Editors Kick Against Constant Attacks On Broadcast Stations

Editors Kick Against Constant Attacks On Broadcast Stations

The Nigerian Guild of Editors (NGE) had kicked against the constant sanctions and fines imposed on broadcast stations by the National Broadcasting Commission (NBC).

The Guild, in a statement signed by its President, Mustapha Isah; and General Secretary, Mary Atolagbe, on Saturday, condemned the commission for not granting the broadcast stations fair hearing.

They described the N5 million fines imposed on Channels Television and Inspiration FM for alleged infractions as punitive, arbitrary and against press freedom.

The guild called on the NBC to withdraw the fines and stop harassing broadcast stations over matters that could be resolved through dialogue.

The statement read, “The NBC is punishing Channels TV for interviewing the spokesman of the Indigenous People of Biafra, while Inspiration FM is facing the hammer of the NBC for broadcasting a statement by IPOB, declaring a sit-at-home order.

“Once again, the NBC has played the role of an accuser, the prosecutor and the judge. In a democratic country like ours, a panel should have been set up to investigate the alleged infractions, with both stations given the opportunity for defence.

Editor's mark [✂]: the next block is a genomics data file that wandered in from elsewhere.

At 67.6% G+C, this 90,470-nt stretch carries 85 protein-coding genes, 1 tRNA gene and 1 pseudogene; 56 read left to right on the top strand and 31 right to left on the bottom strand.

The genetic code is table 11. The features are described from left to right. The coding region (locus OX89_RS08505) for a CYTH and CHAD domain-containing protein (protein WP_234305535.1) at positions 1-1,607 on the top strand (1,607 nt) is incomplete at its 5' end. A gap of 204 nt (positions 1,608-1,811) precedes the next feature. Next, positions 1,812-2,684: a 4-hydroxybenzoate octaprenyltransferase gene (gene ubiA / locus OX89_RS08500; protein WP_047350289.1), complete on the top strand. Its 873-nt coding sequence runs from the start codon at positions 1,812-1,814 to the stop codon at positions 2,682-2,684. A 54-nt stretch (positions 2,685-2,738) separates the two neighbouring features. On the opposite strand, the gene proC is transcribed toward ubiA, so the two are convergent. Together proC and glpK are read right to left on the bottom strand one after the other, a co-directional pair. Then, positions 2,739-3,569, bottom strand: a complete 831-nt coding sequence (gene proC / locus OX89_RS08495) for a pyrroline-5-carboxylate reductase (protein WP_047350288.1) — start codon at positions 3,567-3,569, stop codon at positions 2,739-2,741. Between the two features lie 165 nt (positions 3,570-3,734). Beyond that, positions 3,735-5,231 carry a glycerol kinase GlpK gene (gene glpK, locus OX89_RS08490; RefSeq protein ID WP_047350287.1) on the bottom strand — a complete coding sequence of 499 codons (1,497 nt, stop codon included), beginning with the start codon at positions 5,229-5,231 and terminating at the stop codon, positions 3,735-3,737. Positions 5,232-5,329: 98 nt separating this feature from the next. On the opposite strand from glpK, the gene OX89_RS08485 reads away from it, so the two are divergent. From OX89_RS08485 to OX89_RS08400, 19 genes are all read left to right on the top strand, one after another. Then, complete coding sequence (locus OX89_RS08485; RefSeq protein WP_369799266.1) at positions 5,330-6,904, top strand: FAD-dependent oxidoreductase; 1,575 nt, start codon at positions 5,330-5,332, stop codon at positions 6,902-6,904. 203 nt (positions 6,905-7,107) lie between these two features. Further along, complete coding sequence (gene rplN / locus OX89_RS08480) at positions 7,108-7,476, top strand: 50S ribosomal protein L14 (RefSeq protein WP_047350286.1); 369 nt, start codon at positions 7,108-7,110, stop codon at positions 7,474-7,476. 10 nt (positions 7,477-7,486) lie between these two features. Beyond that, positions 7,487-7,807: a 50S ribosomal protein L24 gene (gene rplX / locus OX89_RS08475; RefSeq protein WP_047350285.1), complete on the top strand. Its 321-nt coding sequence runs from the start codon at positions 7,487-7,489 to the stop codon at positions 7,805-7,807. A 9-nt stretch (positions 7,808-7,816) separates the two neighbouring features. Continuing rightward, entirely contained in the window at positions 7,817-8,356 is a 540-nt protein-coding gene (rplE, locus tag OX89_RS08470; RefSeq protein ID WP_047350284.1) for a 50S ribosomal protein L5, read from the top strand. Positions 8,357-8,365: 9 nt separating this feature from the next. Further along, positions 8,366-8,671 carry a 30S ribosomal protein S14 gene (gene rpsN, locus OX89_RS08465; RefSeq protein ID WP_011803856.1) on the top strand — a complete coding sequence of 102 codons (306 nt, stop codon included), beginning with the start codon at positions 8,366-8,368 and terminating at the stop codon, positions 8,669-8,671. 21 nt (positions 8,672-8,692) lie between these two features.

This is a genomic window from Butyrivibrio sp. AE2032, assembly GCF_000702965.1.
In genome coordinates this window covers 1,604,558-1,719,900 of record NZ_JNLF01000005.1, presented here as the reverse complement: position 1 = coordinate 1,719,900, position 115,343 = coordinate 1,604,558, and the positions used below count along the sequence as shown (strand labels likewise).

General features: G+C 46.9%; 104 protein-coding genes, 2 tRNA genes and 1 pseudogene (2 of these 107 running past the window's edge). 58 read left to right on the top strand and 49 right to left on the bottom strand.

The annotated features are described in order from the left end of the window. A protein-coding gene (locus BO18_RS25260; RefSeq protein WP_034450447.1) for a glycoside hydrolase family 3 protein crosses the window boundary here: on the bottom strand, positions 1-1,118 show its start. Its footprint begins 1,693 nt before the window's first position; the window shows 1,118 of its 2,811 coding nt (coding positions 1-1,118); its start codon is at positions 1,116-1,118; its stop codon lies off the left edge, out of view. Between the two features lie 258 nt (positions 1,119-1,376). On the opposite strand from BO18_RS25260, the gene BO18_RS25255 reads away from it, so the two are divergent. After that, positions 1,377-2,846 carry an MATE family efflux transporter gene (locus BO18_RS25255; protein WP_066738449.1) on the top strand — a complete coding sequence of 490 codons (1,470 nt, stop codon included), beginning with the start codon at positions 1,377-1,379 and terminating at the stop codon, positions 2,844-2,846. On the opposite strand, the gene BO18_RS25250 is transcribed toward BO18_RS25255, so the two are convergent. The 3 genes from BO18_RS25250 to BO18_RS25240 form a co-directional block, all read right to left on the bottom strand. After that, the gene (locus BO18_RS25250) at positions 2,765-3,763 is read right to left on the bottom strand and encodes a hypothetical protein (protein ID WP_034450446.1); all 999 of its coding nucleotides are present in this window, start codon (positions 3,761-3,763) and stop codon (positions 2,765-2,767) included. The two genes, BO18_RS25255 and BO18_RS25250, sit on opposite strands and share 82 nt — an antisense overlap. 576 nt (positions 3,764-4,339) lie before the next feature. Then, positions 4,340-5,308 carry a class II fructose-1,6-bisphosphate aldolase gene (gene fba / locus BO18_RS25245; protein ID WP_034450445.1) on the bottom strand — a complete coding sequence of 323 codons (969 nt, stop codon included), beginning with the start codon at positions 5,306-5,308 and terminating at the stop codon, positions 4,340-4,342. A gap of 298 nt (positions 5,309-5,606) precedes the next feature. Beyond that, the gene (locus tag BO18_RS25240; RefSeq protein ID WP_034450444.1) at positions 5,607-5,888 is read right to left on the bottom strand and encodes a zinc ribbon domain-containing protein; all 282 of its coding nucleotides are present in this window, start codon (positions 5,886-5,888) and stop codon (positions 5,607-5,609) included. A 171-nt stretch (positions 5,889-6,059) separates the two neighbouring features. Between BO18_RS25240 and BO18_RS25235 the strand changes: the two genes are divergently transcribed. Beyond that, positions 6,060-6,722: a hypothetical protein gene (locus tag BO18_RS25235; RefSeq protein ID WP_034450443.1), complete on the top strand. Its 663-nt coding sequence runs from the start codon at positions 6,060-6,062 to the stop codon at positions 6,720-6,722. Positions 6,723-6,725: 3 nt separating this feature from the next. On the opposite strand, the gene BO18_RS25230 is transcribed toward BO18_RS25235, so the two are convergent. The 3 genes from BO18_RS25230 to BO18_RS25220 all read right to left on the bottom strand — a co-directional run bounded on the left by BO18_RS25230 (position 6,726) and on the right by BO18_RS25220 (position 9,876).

“The NBC is clearly at variance with the tenets of democracy anchored on freedom of expression and a free press. The guild therefore calls on the NBC to withdraw these obnoxious fines and stop the harassment of broadcasting stations over matters that could easily be resolved through dialogue.”

The guild recalled that the Voice of America (VOA), Hausa Service, recently interviewed the leader of a terrorist group behind the abduction of 22 students of Greenfield University, Kaduna State.

It noted that though the terrorists threatened to kill the remaining students in their custody in the interview, the American regulatory authorities did not impose any fine on the station.

“Neither the American authorities nor any other regulatory agency imposed sanctions on VOA for this interview. The Nigerian Broadcasting Code should be reviewed without delay to reflect democratic principles.

“Broadcasting stations in Nigeria should not be made to operate in an atmosphere of fear. A free press is needed to nurture and sustain democracy in Nigeria,” it said.

About Author

Ife Ogunfuwa is an award-winning reporter who is versed in reporting business and economy, technology, gadgets reviews, telecoms, tax, and business policy review, among others. She loves telling stories behind the numbers. She has professional certifications in business and financial reporting. You can reach her via – [email protected]

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